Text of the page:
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Uses for Willow Trees

willow-tree about river image by Maria Brzostowska from

There are 170 species of willow that fall into subcategories of tree and shrub. Four species of willow are categorized as trees: the black willow, the weeping willow, the golden willow, and the white willow. The Black willow is the most seen, although the weeping willow is the easiest to identify. Willow trees have various uses that have changed through history, making the willow one of the most versatile trees used by man.


One of the most common uses of willow trees has been in manufacturing. While willow trees can be used in the making of cricket bats, craft paper, baskets, and chairs, only the black willow is suitable for lumber, according to wood products specialist Daniel L. Cassens of Purdue University. Willow trees used for baskets have the branches harvested annually when the tree is dormant starting in late fall and continuing through spring. Black willow wood was once exclusive to the manufacture of artificial limbs, states the USDA Forest Service because it is a lightweight material that does not splinter. Boxes, furniture, turned pieces, doors, polo balls, cabinets, and toys are all manufactured from the wood. Black willow is also part of pulp manufacture.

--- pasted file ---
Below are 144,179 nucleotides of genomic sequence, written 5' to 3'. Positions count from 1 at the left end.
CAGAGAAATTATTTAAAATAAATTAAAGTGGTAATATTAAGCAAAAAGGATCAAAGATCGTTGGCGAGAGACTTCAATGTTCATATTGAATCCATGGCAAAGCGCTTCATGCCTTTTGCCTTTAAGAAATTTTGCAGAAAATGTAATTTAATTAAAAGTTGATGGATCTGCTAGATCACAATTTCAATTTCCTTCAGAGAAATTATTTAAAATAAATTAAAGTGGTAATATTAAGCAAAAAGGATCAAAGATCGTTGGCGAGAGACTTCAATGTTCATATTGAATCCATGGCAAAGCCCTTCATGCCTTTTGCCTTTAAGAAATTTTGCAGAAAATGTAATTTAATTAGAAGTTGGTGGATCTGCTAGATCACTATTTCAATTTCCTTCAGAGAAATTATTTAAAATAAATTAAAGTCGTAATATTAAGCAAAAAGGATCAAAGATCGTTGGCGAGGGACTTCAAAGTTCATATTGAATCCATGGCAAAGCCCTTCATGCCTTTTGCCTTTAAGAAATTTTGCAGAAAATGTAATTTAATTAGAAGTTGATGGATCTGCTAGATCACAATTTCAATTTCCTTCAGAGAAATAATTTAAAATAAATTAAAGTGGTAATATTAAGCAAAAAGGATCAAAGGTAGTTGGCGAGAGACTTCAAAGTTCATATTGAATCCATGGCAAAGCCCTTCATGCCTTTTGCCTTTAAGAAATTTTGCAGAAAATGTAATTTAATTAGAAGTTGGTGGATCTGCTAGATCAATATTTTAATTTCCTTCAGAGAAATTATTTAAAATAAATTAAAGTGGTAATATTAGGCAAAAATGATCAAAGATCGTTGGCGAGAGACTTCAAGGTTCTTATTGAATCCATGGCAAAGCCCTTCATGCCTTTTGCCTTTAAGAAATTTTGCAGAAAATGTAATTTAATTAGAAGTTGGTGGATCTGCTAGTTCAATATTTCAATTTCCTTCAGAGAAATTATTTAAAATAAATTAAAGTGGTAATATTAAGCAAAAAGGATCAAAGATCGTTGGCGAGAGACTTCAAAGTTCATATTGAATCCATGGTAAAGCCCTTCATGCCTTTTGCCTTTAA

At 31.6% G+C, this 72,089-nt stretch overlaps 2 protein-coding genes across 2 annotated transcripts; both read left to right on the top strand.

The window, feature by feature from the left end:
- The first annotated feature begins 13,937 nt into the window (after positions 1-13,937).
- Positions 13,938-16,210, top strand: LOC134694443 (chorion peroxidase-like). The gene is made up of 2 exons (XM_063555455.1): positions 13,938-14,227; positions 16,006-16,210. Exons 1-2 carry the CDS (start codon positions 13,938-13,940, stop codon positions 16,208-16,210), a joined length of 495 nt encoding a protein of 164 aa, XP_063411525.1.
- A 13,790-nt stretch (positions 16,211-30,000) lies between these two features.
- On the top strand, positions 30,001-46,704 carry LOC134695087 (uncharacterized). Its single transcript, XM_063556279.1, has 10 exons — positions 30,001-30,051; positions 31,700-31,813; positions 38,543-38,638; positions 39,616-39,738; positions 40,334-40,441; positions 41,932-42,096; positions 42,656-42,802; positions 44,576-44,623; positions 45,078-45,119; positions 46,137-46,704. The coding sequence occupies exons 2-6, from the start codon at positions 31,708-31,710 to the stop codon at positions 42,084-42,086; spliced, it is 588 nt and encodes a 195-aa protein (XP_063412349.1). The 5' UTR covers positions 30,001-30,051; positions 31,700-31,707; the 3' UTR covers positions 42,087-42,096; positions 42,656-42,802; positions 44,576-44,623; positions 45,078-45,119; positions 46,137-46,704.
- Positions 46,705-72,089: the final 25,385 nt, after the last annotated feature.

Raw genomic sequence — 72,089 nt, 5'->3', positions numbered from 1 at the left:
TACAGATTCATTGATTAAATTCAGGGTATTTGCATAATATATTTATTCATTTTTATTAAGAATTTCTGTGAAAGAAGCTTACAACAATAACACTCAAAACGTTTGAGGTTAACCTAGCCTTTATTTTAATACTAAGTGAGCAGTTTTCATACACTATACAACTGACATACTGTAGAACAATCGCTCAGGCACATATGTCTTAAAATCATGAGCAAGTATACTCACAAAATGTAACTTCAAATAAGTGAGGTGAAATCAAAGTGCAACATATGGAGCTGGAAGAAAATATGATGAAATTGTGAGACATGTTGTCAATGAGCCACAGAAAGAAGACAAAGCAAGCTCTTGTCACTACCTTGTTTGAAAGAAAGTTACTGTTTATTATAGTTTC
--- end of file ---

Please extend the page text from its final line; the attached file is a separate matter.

Willow trees have become commonly used in conservation efforts and soil erosion control. This tree is also one of the first woody species found along the outer edges of gravel bars and streams. Stream bank stabilization is often achieved with the meadow and sandbar willows. The use of black willows was common in early soil stabilization efforts and erosion control, states the Forestry Service. Willow trees are often used for reducing erosion of stream banks, bars, islands, and prevention of gullies in flood projects because of its flood tolerance and ease of propagation.


The growth hormones from the willow tree can help the cuttings and other plants grow. Willows are grown for biofuel, charcoal, wetland preservation, and building animal habitats.


The willow tree has had many uses in medicine and pharmacology through time. Willow bark tea is a traditional tonic for pain. Aspirin is a synthetic version that was created by Felix Hoffmann. The University of Arkansas states that Cherokee Indians used the bark as an infusion treatment for fever, insomnia, rheumatic pain, dysentery, and sore throat. Boiled bark was used by pioneers to purge illness.


Willow trees are also used in the feeding of livestock and wildlife. Birds use buds and flowering catkins. Deer use twigs and leaves. Sap is taken by the yellow-bellied sapsucker according to the Forrest Service. Nests are often placed in willow trees by small nongame birds.

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